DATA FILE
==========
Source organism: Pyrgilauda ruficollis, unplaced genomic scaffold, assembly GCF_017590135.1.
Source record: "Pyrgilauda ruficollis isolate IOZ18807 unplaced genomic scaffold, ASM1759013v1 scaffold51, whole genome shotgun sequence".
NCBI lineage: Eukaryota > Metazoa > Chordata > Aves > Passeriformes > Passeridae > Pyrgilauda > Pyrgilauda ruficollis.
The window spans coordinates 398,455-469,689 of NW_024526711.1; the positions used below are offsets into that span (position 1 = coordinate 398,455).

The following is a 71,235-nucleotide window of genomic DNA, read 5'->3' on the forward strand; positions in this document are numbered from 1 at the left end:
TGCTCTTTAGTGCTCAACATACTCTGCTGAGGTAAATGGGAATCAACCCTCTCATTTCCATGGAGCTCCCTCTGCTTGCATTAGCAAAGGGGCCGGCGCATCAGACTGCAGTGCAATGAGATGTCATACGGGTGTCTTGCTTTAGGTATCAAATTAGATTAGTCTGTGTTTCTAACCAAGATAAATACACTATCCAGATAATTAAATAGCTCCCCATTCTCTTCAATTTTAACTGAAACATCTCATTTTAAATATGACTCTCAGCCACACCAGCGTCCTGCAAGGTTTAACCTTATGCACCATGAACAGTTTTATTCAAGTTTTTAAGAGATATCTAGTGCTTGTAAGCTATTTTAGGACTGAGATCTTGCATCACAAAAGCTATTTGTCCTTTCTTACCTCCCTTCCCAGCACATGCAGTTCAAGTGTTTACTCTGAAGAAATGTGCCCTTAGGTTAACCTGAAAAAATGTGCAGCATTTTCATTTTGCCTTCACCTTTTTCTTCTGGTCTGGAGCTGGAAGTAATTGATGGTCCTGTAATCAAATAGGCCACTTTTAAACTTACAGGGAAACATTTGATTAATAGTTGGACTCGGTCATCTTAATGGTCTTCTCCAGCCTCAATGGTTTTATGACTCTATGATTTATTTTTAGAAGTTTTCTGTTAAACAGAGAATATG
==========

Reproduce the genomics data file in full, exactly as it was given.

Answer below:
Source organism: Pyrgilauda ruficollis, unplaced genomic scaffold, assembly GCF_017590135.1.
Source record: "Pyrgilauda ruficollis isolate IOZ18807 unplaced genomic scaffold, ASM1759013v1 scaffold51, whole genome shotgun sequence".
NCBI lineage: Eukaryota > Metazoa > Chordata > Aves > Passeriformes > Passeridae > Pyrgilauda > Pyrgilauda ruficollis.
The window spans coordinates 398,455-469,689 of NW_024526711.1; the positions used below are offsets into that span (position 1 = coordinate 398,455).

The following is a 71,235-nucleotide window of genomic DNA, read 5'->3' on the forward strand; positions in this document are numbered from 1 at the left end:
TGCTCTTTAGTGCTCAACATACTCTGCTGAGGTAAATGGGAATCAACCCTCTCATTTCCATGGAGCTCCCTCTGCTTGCATTAGCAAAGGGGCCGGCGCATCAGACTGCAGTGCAATGAGATGTCATACGGGTGTCTTGCTTTAGGTATCAAATTAGATTAGTCTGTGTTTCTAACCAAGATAAATACACTATCCAGATAATTAAATAGCTCCCCATTCTCTTCAATTTTAACTGAAACATCTCATTTTAAATATGACTCTCAGCCACACCAGCGTCCTGCAAGGTTTAACCTTATGCACCATGAACAGTTTTATTCAAGTTTTTAAGAGATATCTAGTGCTTGTAAGCTATTTTAGGACTGAGATCTTGCATCACAAAAGCTATTTGTCCTTTCTTACCTCCCTTCCCAGCACATGCAGTTCAAGTGTTTACTCTGAAGAAATGTGCCCTTAGGTTAACCTGAAAAAATGTGCAGCATTTTCATTTTGCCTTCACCTTTTTCTTCTGGTCTGGAGCTGGAAGTAATTGATGGTCCTGTAATCAAATAGGCCACTTTTAAACTTACAGGGAAACATTTGATTAATAGTTGGACTCGGTCATCTTAATGGTCTTCTCCAGCCTCAATGGTTTTATGACTCTATGATTTATTTTTAGAAGTTTTCTGTTAAACAGAGAATATG